– Motorbikes (with drivers) can be arranged through any guesthouse for about USD$6-$8/day. Again, drivers might ask for more to visit remote ruins. Some drivers can speak a bit of English, and can give you information about Angkor and Cambodian life. Drivers are required to be licensed and must wear their grey numbered vest while travelling within the confines of the Angkor park. Motorbikes can be rented by foreigners (cost: USD$10-$15 / day). It is recommended to carry a map with you in case of renting a motorbike.
– Tuk tuks can be arranged through guesthouses, offering space for one or two travelers. Figure on USD$12 for the main Angkor temples, and more for outlying temples. Like the motorbike drivers, they must be licensed, may speak some English, and must wear grey numbered vests while travelling within the park. Add USD$3 extra fee if you would like to see the sunrise at Angkor Wat. Extra fee is for the tuk tuk driver to start the tour at 05:00 instead of 08:00.
It is strongly advised to use a tuk tuk recommended by the hotel, otherwise you can be scammed badly.
– Bicycles are a very convenient option to visit Angkor Wat and Angkor Thom, the little circuit or even the big circuit – depending on time you have and how big fan of Khmer temples you are. Renting a bike in Siem Reap is easy and cheap (USD$1 per day, in most of places you don’t even have to leave passport, locks for bikes are provided, check the bike before and ask for some amendments if needed, eg, pumping air, oiling the chain). It is about 6km from the city to Angkor Wat (if you go first time, make sure you go by the Visitors Centre which is the only place where you can buy passes). In the little circuit most places are at most 15 minutes away from each other by bike, so it is actually not a problem for a regular tourist (without much biking experience) to visit Angkor Wat, Angkor Thom and spots on the little circuit in one day.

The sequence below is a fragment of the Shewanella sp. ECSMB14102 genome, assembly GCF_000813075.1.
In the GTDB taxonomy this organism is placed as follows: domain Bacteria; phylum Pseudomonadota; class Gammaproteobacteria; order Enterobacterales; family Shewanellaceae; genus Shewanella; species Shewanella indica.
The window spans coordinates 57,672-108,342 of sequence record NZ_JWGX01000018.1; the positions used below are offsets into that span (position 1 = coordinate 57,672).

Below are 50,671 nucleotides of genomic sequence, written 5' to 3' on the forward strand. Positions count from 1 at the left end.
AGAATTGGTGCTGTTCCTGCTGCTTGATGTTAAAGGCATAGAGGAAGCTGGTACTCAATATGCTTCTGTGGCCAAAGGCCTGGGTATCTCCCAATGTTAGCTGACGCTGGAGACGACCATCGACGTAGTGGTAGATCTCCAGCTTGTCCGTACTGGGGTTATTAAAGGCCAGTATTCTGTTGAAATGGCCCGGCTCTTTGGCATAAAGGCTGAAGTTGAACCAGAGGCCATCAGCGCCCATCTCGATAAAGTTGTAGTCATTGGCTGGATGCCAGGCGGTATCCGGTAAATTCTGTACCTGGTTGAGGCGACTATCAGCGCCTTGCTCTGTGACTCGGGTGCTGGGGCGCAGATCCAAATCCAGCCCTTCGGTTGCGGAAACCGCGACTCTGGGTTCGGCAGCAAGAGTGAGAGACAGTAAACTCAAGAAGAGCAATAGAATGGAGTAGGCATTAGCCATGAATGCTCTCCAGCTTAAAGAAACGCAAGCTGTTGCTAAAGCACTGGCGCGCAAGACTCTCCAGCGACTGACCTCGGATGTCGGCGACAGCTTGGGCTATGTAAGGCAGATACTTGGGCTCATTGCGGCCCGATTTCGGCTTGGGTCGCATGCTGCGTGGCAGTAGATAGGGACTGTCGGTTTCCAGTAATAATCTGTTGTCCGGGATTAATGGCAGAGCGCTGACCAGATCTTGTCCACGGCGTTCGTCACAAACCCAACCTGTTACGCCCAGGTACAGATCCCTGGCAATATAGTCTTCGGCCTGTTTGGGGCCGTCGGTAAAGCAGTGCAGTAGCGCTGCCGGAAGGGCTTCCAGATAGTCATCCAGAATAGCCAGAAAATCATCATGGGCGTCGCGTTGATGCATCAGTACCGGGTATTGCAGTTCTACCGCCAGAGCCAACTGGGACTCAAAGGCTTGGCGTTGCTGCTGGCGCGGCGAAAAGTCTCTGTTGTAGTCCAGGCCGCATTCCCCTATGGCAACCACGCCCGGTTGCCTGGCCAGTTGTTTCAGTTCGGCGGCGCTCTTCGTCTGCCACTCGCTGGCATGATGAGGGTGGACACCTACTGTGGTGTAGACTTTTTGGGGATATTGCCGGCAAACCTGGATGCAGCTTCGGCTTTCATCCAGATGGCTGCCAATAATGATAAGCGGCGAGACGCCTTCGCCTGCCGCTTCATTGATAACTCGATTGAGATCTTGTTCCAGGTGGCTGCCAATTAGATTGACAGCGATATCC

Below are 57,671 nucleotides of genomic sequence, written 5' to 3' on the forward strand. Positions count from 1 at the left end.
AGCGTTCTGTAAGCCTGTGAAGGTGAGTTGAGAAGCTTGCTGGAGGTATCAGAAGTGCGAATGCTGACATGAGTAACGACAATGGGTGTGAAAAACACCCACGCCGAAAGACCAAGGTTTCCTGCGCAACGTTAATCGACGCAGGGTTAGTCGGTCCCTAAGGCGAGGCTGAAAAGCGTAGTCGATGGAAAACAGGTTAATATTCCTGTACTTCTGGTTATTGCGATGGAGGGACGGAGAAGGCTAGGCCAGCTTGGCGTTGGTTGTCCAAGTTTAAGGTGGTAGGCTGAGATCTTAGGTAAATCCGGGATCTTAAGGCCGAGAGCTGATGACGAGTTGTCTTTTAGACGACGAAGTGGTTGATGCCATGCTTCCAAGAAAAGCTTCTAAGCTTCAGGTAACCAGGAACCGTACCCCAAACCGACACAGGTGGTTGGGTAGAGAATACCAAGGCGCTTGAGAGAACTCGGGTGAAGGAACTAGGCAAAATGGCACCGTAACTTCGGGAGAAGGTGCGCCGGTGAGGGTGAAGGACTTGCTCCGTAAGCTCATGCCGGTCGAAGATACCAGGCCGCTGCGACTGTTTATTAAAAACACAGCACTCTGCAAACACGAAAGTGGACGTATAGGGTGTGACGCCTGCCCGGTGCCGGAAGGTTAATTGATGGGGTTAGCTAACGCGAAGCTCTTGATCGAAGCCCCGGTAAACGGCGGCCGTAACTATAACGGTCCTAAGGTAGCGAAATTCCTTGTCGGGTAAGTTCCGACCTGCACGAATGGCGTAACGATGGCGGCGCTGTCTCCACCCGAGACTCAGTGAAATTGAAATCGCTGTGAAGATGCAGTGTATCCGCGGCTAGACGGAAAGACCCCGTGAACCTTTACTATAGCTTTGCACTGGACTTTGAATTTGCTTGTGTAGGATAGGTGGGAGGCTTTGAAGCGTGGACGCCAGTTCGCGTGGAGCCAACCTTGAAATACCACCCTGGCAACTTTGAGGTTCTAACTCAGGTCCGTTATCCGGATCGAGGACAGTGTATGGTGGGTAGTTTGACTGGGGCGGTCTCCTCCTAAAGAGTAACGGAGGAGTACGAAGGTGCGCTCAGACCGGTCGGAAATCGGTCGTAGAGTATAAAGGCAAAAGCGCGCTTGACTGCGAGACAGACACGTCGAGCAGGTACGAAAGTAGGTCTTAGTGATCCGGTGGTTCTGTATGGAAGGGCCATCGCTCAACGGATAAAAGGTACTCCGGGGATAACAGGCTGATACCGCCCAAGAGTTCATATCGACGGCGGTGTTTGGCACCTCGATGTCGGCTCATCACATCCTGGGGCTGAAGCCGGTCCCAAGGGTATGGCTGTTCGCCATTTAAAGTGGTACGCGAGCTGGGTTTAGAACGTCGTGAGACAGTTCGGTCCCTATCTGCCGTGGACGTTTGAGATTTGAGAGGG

What are real tips when visiting Angkor Wat?
– Be ready to walk
There were no elevators in the 12th century, and there certainly are none there now. The full experience requires a good deal of walking and stair climbing. Don’t whine — this is one of the most incredible experiences anywhere in the world. Going a bit deeper might just put you beyond the reaches of that busload of tourists that just pulled up and make the experience that much more memorable. You’ll encounter staircases, long paths to enter and exit temples, plus all of the walking around inside each one.